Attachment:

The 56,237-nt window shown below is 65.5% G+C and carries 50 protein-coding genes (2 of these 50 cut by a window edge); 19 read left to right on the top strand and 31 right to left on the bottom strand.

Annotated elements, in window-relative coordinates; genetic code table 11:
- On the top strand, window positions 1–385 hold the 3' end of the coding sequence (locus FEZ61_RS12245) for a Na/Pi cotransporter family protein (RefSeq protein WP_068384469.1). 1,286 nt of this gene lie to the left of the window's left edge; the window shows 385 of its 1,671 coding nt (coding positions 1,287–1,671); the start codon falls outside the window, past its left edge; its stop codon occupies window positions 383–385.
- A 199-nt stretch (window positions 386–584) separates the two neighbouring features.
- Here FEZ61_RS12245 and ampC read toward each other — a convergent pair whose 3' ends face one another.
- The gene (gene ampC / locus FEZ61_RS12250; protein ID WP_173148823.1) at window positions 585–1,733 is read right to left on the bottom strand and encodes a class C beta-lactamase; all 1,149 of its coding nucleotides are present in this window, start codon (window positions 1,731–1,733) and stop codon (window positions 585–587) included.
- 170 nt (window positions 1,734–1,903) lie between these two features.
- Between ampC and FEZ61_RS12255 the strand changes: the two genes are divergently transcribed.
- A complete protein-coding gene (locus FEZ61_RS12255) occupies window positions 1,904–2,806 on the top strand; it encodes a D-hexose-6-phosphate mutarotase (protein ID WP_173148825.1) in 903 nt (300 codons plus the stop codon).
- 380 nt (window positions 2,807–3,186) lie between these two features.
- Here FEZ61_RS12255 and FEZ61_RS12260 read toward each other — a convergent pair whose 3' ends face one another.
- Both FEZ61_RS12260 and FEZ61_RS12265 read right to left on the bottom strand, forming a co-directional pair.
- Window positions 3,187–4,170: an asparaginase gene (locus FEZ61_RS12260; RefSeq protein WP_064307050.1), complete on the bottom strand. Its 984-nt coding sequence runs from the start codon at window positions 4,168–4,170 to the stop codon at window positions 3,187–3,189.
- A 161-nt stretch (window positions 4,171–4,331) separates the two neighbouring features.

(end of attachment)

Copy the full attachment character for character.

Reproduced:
The 56,237-nt window shown below is 65.5% G+C and carries 50 protein-coding genes (2 of these 50 cut by a window edge); 19 read left to right on the top strand and 31 right to left on the bottom strand.

Annotated elements, in window-relative coordinates; genetic code table 11:
- On the top strand, window positions 1–385 hold the 3' end of the coding sequence (locus FEZ61_RS12245) for a Na/Pi cotransporter family protein (RefSeq protein WP_068384469.1). 1,286 nt of this gene lie to the left of the window's left edge; the window shows 385 of its 1,671 coding nt (coding positions 1,287–1,671); the start codon falls outside the window, past its left edge; its stop codon occupies window positions 383–385.
- A 199-nt stretch (window positions 386–584) separates the two neighbouring features.
- Here FEZ61_RS12245 and ampC read toward each other — a convergent pair whose 3' ends face one another.
- The gene (gene ampC / locus FEZ61_RS12250; protein ID WP_173148823.1) at window positions 585–1,733 is read right to left on the bottom strand and encodes a class C beta-lactamase; all 1,149 of its coding nucleotides are present in this window, start codon (window positions 1,731–1,733) and stop codon (window positions 585–587) included.
- 170 nt (window positions 1,734–1,903) lie between these two features.
- Between ampC and FEZ61_RS12255 the strand changes: the two genes are divergently transcribed.
- A complete protein-coding gene (locus FEZ61_RS12255) occupies window positions 1,904–2,806 on the top strand; it encodes a D-hexose-6-phosphate mutarotase (protein ID WP_173148825.1) in 903 nt (300 codons plus the stop codon).
- 380 nt (window positions 2,807–3,186) lie between these two features.
- Here FEZ61_RS12255 and FEZ61_RS12260 read toward each other — a convergent pair whose 3' ends face one another.
- Both FEZ61_RS12260 and FEZ61_RS12265 read right to left on the bottom strand, forming a co-directional pair.
- Window positions 3,187–4,170: an asparaginase gene (locus FEZ61_RS12260; RefSeq protein WP_064307050.1), complete on the bottom strand. Its 984-nt coding sequence runs from the start codon at window positions 4,168–4,170 to the stop codon at window positions 3,187–3,189.
- A 161-nt stretch (window positions 4,171–4,331) separates the two neighbouring features.